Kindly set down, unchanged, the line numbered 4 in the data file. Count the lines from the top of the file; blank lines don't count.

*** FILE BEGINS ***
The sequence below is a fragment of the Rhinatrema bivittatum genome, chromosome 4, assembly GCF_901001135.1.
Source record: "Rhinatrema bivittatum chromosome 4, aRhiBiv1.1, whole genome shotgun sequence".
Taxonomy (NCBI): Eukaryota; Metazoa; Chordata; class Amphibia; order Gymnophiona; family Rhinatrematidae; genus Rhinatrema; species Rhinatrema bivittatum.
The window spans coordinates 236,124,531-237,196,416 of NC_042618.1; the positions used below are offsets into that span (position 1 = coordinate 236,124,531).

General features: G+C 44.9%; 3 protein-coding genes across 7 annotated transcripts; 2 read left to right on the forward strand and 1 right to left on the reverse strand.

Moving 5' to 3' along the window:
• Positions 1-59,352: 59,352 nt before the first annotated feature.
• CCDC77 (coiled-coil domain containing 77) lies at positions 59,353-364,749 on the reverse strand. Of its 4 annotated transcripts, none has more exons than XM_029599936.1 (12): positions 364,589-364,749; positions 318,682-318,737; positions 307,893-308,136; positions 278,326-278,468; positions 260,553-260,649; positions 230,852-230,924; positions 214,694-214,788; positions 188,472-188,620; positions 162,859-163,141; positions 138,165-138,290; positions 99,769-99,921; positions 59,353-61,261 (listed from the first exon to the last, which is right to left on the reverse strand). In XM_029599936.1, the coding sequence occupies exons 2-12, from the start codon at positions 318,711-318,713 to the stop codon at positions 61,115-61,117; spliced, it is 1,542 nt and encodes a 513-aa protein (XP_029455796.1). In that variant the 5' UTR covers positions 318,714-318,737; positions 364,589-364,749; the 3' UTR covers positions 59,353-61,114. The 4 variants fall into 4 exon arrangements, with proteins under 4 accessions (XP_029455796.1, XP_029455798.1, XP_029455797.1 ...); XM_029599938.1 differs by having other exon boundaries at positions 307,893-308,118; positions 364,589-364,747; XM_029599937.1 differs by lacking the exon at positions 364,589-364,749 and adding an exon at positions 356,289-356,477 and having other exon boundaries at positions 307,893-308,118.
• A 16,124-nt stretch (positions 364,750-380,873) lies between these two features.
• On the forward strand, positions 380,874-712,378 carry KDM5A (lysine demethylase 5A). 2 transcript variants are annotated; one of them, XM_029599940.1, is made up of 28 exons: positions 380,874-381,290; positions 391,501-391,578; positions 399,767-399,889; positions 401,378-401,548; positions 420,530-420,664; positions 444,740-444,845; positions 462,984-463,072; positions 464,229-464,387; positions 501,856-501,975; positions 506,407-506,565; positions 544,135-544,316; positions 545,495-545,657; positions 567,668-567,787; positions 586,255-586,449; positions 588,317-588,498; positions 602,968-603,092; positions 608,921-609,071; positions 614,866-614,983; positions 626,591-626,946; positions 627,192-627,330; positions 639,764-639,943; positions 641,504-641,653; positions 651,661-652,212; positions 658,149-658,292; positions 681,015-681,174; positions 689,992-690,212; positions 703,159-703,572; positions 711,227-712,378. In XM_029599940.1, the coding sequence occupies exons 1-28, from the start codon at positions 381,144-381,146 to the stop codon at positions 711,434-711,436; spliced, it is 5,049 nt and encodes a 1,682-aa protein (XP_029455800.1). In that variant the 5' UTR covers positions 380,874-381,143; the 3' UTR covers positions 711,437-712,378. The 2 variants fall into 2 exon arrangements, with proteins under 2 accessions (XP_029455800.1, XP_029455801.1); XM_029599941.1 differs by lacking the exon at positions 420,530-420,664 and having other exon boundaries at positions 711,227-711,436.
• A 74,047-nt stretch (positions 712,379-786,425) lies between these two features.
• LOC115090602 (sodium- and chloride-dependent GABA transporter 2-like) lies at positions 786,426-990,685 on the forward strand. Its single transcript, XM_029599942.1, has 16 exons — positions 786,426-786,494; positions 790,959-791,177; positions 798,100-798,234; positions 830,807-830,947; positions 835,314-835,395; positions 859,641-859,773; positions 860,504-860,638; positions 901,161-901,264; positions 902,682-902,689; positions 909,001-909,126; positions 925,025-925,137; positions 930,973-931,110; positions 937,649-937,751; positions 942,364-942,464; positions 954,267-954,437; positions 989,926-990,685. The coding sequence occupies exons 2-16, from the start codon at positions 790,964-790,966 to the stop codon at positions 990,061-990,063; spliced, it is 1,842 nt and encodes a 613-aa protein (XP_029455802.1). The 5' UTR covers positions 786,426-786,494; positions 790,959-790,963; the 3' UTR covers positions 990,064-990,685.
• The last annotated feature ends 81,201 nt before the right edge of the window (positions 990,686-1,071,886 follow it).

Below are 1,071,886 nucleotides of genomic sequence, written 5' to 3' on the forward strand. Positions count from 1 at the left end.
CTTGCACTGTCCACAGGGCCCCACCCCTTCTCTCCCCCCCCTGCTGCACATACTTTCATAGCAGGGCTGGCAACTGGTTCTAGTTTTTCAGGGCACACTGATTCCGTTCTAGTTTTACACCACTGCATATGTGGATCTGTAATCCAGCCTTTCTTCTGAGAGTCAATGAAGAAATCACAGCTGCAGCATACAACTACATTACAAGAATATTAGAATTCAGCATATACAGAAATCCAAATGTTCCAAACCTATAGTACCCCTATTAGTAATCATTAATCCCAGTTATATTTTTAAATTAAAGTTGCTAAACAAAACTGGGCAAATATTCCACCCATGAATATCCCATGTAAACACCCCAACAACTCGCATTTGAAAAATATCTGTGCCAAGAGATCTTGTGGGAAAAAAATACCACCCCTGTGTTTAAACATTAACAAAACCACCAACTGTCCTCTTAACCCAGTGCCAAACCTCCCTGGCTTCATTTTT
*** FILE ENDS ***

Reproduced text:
The window spans coordinates 236,124,531-237,196,416 of NC_042618.1; the positions used below are offsets into that span (position 1 = coordinate 236,124,531).